Cookies

We use cookies to ensure that we give you the best experience on our website. You can change your cookie settings at any time. Otherwise, we'll assume you're OK to continue.

Wolfson Research Institute for Health and Wellbeing

Wolfson Fellow

Publication details for Dr Graham Dietz

Dietz, G. & Hartog, D. (2006). Measuring trust inside organisations. Personnel Review 35(5): 557-588.

Author(s) from Durham

Abstract

Purpose – The purpose of this paper is to examine the extent to which measures and operationalisations of intra-organisational trust reflect the essential elements of the existing conceptualisation of trust inside the workplace.
Design/methodology/approach – The paper provides an overview of the essential points from the rich variety of competing conceptualisations and definitions in the management and organisational literatures. It draws on this overview to present a framework of issues for researchers to consider when designing research based on trust. This framework is then used to analyse the content of 14 recently published empirical measures of intra-organisational trust. It is noted for each measure the form that trust takes, the content, the sources of evidence and the identity of the recipient, as well as matters related to the wording of items.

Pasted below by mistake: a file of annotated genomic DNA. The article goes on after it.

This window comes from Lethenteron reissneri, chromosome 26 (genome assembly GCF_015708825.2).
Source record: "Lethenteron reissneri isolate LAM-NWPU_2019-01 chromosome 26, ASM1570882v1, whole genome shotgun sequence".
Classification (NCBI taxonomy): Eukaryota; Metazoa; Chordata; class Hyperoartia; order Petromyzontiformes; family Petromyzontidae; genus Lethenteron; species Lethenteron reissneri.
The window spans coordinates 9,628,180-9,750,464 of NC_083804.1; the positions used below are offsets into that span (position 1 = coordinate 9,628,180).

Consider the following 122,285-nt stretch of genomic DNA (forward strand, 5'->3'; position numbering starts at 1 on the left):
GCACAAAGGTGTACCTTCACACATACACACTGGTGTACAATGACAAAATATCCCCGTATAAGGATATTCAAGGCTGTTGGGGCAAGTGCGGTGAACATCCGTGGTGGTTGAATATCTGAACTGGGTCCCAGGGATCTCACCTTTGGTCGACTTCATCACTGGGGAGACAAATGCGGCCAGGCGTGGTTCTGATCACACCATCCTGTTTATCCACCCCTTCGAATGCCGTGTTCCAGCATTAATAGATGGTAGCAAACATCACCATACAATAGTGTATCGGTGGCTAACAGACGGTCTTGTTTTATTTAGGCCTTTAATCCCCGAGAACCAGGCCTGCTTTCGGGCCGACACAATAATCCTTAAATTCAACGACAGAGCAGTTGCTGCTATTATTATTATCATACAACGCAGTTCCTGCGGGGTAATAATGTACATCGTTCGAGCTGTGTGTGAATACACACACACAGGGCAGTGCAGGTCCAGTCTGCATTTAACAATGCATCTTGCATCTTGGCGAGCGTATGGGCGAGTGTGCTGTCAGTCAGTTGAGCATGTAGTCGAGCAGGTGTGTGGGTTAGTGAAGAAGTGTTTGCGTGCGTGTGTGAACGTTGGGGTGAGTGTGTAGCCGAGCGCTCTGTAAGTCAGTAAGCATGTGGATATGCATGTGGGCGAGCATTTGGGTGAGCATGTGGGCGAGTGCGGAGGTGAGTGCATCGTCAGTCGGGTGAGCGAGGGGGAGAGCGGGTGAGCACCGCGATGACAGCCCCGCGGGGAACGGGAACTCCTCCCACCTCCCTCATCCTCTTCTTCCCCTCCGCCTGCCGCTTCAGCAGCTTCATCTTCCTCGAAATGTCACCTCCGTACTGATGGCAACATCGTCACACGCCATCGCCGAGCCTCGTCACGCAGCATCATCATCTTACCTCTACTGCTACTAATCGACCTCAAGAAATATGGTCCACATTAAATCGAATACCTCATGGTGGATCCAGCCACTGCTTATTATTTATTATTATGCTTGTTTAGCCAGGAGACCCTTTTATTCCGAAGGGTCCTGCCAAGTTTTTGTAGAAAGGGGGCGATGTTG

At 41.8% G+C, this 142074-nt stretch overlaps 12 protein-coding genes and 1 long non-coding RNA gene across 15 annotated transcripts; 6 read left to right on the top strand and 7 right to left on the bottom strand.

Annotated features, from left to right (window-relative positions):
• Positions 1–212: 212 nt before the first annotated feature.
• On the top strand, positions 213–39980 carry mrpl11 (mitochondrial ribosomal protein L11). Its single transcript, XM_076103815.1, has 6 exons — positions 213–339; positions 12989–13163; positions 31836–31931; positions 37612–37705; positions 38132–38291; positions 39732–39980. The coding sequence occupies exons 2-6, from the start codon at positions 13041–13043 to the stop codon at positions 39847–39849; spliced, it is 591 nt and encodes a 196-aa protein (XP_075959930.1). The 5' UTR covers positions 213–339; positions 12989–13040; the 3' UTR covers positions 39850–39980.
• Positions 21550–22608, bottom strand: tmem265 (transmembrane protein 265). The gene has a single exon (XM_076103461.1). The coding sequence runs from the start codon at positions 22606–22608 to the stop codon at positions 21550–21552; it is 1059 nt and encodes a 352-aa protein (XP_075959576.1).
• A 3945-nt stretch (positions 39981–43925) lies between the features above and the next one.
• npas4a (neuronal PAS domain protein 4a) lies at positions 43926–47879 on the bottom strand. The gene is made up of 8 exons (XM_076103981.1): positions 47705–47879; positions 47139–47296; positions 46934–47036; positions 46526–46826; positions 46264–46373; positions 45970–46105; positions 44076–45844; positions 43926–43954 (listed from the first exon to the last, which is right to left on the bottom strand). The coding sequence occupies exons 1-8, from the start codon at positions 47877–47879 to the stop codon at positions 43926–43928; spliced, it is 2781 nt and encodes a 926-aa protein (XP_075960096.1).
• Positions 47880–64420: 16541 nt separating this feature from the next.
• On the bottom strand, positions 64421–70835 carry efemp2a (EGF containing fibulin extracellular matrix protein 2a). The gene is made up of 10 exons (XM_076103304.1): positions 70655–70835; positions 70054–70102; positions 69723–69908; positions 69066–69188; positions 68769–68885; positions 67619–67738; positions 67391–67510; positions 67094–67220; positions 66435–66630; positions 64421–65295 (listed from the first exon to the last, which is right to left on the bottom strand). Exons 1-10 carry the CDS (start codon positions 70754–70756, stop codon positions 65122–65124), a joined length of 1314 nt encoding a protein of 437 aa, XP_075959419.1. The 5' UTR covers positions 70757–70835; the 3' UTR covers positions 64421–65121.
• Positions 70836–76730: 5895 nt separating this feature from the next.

Findings – The paper highlights where existing measures match the theory, but also shows a number of “blind-spots” or contradictions, particularly over the content of the trust belief, the selection of possible sources of evidence for trust, and inconsistencies in the identity of the referent.
Research limitations/implications – It offers researchers some recommendations for future research designed to capture trust among different parties in organisations, and contains an Appendix with 14 measures for intra-organisational trust.
Originality/value – The value of the paper is twofold: it provides an overview of the conceptualisation literature, and a detailed content-analysis of several different measures for trust. This should prove useful in helping researchers refine their research designs in the future